Jimmy Emerson, DVM

Yesterday, Josh Rosenau warned about a state board of education hearing in West Virginia, and our hopes that the board would reverse a series of climate change-distorting revisions added late last month.

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Last Tuesday afternoon, NCSE’s intrepid (but at the time, flu-ridden) communications director forwarded me an urgent request for assistance. Slate science editor Laura Helmuth was moderating a panel at the annual American Geophysical Union meeting in San Francisco, and one of her panelists had bailed. Could I step in tomorrow, to talk about opinion journalism for scientists and science journalists?

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Are recent natural disasters evidence for the end times, global climate change….or both?  A new survey suggests that nearly half (49%) of Americans think the former and more than three in five (62%) think the latter, meaning, because the total is more than 100%, some conclude it could be both.  

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Photo of LEED Gold Great Neck Middle School courtesy of Virginia Beach City Public SchoolsSome say climate change is too hard to teach to kids because it's so depressing...or too controversial...but here’s one school district that has turned that idea on its ear!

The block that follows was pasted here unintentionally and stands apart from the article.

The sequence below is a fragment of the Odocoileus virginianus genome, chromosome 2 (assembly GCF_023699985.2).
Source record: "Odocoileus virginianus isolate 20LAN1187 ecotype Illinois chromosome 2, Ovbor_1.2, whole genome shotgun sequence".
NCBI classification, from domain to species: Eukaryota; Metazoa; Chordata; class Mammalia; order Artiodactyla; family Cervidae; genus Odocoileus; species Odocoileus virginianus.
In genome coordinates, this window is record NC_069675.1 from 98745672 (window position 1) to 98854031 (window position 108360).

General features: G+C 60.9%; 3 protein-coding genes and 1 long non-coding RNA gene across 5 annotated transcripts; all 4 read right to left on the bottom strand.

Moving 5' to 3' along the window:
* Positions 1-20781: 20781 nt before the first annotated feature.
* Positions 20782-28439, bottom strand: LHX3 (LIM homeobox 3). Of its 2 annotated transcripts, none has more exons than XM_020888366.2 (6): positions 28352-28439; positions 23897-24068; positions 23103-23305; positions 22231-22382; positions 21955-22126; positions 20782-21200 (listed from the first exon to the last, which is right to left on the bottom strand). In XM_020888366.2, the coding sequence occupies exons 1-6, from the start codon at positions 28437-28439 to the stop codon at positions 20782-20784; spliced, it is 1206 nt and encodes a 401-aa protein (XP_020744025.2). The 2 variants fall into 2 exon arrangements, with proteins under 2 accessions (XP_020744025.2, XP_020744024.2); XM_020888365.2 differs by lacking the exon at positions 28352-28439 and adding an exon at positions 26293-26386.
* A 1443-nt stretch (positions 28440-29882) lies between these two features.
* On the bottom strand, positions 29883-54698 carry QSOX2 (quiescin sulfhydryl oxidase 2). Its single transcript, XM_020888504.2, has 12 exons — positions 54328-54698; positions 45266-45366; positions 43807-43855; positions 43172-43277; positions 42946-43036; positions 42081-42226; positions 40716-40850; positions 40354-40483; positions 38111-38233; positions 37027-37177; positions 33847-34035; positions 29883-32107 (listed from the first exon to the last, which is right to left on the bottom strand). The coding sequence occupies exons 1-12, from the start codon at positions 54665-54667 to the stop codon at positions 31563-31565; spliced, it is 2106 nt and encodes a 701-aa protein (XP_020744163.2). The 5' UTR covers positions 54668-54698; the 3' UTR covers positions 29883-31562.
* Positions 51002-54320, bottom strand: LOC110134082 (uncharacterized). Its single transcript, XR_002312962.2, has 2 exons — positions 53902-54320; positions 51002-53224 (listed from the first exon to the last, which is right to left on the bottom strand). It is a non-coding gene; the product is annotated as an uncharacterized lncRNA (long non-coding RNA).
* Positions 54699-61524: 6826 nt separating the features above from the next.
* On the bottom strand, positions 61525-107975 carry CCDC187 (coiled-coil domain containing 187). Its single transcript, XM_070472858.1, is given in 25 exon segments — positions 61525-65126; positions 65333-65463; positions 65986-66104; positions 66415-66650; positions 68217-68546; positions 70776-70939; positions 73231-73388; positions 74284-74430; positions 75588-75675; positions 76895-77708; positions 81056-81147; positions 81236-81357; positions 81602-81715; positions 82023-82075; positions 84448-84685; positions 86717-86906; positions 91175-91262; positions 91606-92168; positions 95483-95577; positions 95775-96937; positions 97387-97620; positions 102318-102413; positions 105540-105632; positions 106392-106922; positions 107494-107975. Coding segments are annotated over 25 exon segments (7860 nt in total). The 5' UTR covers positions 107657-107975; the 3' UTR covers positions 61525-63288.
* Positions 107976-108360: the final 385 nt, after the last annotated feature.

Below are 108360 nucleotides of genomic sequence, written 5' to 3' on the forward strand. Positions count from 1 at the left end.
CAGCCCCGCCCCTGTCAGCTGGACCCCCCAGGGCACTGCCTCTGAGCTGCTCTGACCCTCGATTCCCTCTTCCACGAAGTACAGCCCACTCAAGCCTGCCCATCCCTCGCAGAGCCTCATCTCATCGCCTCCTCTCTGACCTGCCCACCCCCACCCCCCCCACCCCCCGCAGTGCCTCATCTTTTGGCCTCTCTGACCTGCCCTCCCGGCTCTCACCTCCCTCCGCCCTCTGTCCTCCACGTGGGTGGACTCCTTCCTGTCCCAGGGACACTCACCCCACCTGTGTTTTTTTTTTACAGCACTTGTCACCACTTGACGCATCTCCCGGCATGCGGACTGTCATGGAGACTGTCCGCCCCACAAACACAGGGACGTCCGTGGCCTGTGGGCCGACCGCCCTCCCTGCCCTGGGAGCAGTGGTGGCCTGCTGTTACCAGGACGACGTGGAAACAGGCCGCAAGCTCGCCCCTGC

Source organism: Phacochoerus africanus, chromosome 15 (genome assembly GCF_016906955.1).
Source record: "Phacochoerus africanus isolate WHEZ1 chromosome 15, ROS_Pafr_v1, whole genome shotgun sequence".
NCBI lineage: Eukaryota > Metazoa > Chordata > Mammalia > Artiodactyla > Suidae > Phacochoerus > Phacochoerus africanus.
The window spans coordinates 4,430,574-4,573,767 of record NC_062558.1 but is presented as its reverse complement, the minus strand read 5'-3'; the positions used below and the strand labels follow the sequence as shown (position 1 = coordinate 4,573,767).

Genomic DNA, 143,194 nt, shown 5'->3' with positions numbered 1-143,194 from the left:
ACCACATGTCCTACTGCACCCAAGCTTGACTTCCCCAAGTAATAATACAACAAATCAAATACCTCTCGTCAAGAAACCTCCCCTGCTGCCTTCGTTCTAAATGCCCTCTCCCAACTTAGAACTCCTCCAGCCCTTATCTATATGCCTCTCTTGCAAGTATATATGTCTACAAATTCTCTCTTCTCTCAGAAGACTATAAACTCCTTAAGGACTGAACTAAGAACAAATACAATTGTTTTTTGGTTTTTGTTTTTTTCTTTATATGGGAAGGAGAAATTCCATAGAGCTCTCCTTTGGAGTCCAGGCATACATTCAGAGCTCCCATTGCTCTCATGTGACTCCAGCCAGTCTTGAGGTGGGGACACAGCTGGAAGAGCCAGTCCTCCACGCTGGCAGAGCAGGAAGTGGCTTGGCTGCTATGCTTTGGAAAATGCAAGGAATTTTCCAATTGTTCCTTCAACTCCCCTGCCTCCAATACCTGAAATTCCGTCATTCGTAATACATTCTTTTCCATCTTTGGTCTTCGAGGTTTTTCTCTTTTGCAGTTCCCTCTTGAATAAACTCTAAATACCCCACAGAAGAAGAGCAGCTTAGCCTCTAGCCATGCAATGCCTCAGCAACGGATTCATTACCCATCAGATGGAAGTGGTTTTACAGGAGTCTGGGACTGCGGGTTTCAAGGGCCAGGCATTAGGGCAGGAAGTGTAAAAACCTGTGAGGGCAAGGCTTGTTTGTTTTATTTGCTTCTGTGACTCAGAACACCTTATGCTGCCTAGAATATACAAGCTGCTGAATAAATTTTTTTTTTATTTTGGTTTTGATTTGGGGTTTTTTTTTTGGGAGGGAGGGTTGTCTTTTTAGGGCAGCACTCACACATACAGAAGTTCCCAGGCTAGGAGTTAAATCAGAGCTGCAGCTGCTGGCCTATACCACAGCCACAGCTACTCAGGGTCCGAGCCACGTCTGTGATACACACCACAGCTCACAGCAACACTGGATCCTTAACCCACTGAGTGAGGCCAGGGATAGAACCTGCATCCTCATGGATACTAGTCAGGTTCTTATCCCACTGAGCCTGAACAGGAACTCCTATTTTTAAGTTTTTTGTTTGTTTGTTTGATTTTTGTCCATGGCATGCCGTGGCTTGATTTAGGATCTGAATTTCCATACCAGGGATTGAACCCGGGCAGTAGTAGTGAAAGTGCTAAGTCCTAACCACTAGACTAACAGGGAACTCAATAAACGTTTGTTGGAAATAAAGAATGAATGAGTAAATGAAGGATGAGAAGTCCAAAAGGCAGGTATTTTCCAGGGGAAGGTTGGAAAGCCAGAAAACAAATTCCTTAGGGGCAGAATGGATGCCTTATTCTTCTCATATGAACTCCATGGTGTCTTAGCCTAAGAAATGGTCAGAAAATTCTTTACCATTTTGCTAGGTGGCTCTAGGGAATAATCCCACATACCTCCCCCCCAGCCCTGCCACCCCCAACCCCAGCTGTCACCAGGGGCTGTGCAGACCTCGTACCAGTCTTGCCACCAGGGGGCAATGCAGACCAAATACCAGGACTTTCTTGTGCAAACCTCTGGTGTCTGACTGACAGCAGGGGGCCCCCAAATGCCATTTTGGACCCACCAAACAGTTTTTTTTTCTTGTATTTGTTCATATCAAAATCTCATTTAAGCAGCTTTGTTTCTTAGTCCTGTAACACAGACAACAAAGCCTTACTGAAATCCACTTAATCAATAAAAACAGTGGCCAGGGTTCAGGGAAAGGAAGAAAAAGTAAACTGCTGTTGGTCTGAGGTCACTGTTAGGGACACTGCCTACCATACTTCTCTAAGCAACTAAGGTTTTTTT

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When Presidents Obama and Xi met for dinner recently to discuss the new climate change agreement between their two nations, the Chinese president used the metaphor “a pool begins with many drops of water” to describe the potential for the two nations to collaborate in substantially reducing greenhouse gas emissions.

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The latest battle over Texas textbooks is coming to a head. Next week, the state board of education will vote to adopt social studies textbooks, setting the list of books approved for use in history, geography, social studies, economics, and other classes for next decade. Normally we at NCSE don’t spend much time looking at social studies textbooks, but climate change comes up in several of the books and we looked them over to make sure the science was right.

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I spent the first few hours today in an uncanny glow. On opposite sides of the planet, in utterly different realms, scientists and political leaders had, in two very different ways, accomplished the unthinkable.

The first instance actually hit just before I went to bed. News broke late yesterday that President Obama and Chinese President Xi Jinping had come to a binational agreement on targets for climate pollution reduction. Scratch that; it sounds too dull for what it means.

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Within the climate communication community, blaming the messenger—climate scientists—for the lack of progress on climate action has been almost as popular as blaming deniers for interfering with the message. “If only climate scientists were better communicators,” the lament goes, “then we’d see more progress on addressing climate change.”

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